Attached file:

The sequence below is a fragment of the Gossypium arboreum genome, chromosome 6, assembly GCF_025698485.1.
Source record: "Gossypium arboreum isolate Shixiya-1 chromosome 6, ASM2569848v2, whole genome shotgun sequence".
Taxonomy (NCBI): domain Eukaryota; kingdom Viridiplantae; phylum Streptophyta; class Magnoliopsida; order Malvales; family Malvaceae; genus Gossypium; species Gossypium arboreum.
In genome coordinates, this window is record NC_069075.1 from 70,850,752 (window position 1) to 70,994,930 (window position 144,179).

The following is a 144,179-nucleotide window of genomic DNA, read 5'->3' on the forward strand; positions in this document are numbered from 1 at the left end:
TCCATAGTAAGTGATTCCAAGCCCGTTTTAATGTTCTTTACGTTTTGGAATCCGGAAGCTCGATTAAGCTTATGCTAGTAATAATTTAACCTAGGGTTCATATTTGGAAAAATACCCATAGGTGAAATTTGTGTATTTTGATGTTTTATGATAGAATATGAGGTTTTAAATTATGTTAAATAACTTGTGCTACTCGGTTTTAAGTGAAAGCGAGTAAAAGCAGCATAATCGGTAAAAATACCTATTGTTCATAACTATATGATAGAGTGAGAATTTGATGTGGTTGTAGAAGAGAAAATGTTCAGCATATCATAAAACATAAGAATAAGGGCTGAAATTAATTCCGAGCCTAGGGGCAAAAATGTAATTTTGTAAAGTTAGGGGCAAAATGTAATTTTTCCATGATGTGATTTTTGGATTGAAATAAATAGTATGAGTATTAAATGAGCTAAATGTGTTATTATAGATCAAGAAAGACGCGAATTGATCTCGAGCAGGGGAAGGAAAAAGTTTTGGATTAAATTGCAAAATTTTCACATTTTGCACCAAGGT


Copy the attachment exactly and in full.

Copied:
The sequence below is a fragment of the Gossypium arboreum genome, chromosome 6, assembly GCF_025698485.1.
Source record: "Gossypium arboreum isolate Shixiya-1 chromosome 6, ASM2569848v2, whole genome shotgun sequence".
Taxonomy (NCBI): domain Eukaryota; kingdom Viridiplantae; phylum Streptophyta; class Magnoliopsida; order Malvales; family Malvaceae; genus Gossypium; species Gossypium arboreum.
In genome coordinates, this window is record NC_069075.1 from 70,850,752 (window position 1) to 70,994,930 (window position 144,179).

The following is a 144,179-nucleotide window of genomic DNA, read 5'->3' on the forward strand; positions in this document are numbered from 1 at the left end:
TCCATAGTAAGTGATTCCAAGCCCGTTTTAATGTTCTTTACGTTTTGGAATCCGGAAGCTCGATTAAGCTTATGCTAGTAATAATTTAACCTAGGGTTCATATTTGGAAAAATACCCATAGGTGAAATTTGTGTATTTTGATGTTTTATGATAGAATATGAGGTTTTAAATTATGTTAAATAACTTGTGCTACTCGGTTTTAAGTGAAAGCGAGTAAAAGCAGCATAATCGGTAAAAATACCTATTGTTCATAACTATATGATAGAGTGAGAATTTGATGTGGTTGTAGAAGAGAAAATGTTCAGCATATCATAAAACATAAGAATAAGGGCTGAAATTAATTCCGAGCCTAGGGGCAAAAATGTAATTTTGTAAAGTTAGGGGCAAAATGTAATTTTTCCATGATGTGATTTTTGGATTGAAATAAATAGTATGAGTATTAAATGAGCTAAATGTGTTATTATAGATCAAGAAAGACGCGAATTGATCTCGAGCAGGGGAAGGAAAAAGTTTTGGATTAAATTGCAAAATTTTCACATTTTGCACCAAGGT